• Developed by employees of Underwood Mortgage Group, Loanopoly is a new online home loan tracking tool inspired by the familiar Monopoly game board.
  • The developers expect the service to improve communication between the various closing table parties, which is often a pain point for real estate agents.
  • The tool will get a soft launch before the end of February and will be tested on users in Orange County, California, before it expands nationally later this year.

If homebuyers seek better insight into the status of their mortgage transaction and want to eliminate the hassle of waiting to hear from their real estate agent, loan officer and various settlement service providers, they needn’t roll the dice. Soon, they’ll be able to use Loanopoly, a new online home loan tracking tool inspired by the familiar Monopoly game board.

Developed by employees of Underwood Mortgage Group, a boutique mortgage lender based in Yorba Linda, California, Loanopoly will allow buyers to upload their loan documents, store them safely and securely, and share them with their loan officer, lender, real estate agent and other settlement service providers.

Although Loanopoly was the brainchild of Underwood Mortgage loan officers, it will not be affiliated with the lender. Cornelius said the tool will get a soft launch before the end of February and will be tested on users in Orange County, California, before it expands nationally later this year.


Loanopoly will track the loan’s progress in real time and keep everyone involved in the transaction up to date on the loan’s status and apprised of any action that may be needed.

“We hope to help issue the real estate industry out of the dark ages,” said Mike Cornelius, a senior mortgage consultant at Underwood Mortgage and one of Loanopoly’s creators. “This industry has been the most resistant to technology and the opportunity to take advantage of what I’ll jokingly call the Interwebs. Five or six years ago, people were still using combination lock boxes. The industry is still very manual.”

Solving a major real estate agent pain point

It’s taken Cornelius and Rick Underwood, Underwood Mortgage’s owner, four years to collaborate with Brent Slezak, a former technical architect for Disney, on the development of the online tool — and their timing couldn’t be better.

The Consumer Financial Protection Bureau’s Know Before You Owe rule has transformed the natural order of the mortgage transaction. It’s created the opportunity to bring greater transparency to the process and alert closing-table parties to any of the problems or errors that have plagued many mortgage loans closed since the regulation took effect in October.

“Loanopoly pulls back the curtain so everyone can see what is going on,” Underwood said. “Everything in the system is time and date-stamped. Everyone can see at any time who is responsible for what task and where they are in the process.loanopoly sidebar1

“Sometimes in mortgage transactions, it gets to the point where the lender realizes the borrower has still not sent in their W-2, and it gets to the point that an agent says, ‘Why didn’t you tell me sooner? I would have asked for the documents.’ With this, everyone can see what may be needed and communicate with each other about it in one place.”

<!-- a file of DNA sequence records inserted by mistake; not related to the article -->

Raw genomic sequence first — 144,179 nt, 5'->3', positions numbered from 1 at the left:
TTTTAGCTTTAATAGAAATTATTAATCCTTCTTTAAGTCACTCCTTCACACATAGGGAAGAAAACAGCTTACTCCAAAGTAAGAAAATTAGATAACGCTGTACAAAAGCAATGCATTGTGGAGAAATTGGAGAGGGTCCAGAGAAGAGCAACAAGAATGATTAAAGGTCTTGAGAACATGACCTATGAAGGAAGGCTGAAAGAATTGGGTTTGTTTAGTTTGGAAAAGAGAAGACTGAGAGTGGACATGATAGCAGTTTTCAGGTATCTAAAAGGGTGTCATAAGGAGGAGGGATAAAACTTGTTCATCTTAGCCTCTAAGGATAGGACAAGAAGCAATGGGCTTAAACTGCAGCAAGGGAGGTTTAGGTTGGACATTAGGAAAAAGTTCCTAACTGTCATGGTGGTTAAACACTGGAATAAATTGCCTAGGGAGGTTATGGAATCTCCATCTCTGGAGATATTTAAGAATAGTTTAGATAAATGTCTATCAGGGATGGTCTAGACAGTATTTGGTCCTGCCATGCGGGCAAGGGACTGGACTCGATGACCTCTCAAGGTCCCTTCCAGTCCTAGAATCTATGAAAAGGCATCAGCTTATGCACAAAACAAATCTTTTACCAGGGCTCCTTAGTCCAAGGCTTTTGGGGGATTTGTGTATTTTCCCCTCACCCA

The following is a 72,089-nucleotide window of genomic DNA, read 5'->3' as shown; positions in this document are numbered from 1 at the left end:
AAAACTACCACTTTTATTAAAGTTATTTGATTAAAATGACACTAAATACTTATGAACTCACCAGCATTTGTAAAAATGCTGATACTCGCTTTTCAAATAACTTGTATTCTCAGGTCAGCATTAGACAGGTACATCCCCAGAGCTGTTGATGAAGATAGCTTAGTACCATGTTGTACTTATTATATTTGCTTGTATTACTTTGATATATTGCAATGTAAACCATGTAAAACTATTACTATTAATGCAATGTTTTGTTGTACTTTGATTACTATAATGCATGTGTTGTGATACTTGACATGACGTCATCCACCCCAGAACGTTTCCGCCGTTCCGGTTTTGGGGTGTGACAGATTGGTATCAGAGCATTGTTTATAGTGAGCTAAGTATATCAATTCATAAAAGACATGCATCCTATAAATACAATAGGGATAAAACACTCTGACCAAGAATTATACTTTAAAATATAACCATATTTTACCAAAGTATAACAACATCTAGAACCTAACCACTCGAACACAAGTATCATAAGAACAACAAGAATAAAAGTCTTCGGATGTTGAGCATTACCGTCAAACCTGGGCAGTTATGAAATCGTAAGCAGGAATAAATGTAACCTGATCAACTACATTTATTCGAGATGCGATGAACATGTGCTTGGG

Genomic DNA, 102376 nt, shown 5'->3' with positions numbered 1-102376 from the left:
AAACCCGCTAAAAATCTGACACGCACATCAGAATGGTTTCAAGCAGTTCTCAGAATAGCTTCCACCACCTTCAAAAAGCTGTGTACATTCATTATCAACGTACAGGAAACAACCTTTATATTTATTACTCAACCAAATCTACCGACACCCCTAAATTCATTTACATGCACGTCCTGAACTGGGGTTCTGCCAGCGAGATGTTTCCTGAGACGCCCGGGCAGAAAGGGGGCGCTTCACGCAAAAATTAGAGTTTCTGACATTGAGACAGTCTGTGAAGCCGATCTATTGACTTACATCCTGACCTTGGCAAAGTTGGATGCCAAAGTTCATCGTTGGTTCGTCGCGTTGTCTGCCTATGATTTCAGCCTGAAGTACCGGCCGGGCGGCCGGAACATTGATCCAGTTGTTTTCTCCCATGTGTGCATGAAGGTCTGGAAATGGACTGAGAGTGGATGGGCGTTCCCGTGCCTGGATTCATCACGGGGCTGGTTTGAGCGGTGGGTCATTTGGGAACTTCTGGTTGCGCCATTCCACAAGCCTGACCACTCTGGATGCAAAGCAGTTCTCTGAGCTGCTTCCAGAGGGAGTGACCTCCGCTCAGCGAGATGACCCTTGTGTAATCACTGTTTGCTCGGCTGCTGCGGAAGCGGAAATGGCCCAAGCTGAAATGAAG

And communication with the various closing table parties is often a pain point for real estate agents, Cornelius said.

“One of the biggest frustration for the agents we work with at Underwood mortgage is they don’t have time to answer questions all day from both the customer and the loan officer about the progress of a loan while they are out showing homes,” he said. “A quick phone call to check on the status of a loan is never just that — it’s a 20-minute conversation where the client also wants to know about whether their couch will clash with the carpet and if the flooring needs to be changed, or asks questions about the pond in the backyard.

“Loanopoly gives everyone a single point of connection and allows them to communicate and track the progress of a loan without having to call each other five times a day.”

How to play the game

When borrowers create an account and sign into Loanopoly, they are greeted with a list of helpful suggestions to begin the homebuying process and a blank game board. The borrower can then invite a lender, real estate agent, title agent and others to “get in the game,” or select a provider from a pre-populated list.


The tool is free for all to use, but professionals who want to be on that pre-populated list advertise on Loanopoly for the privilege. Cornelius said the company will be vetting those advertisers, “and we won’t be endorsing anybody.”

From there, the lender controls the board — because thanks to Know Before You Owe, it pretty much rules the roost. Lenders check boxes for items they have received and send reminders for things they still need.

Once borrowers are prequalified, they move into preapproval. As the loan progresses, the different squares on the board go from white to different colors to signify that a step is complete.

After the loan closes, Loanopoly stores borrowers’ documents, then helps them move into their new home with information about how to turn on their utilities and contact movers and contractors if needed.

“We’re using it on our customers to make sure it works the way it’s supposed to as I speak,” he said. “They enjoy the process because it keeps everything simple.”

Loanopoly is designed to work on any device. It can be used on both purchase and refinance transactions.

Email Amy Swinderman.

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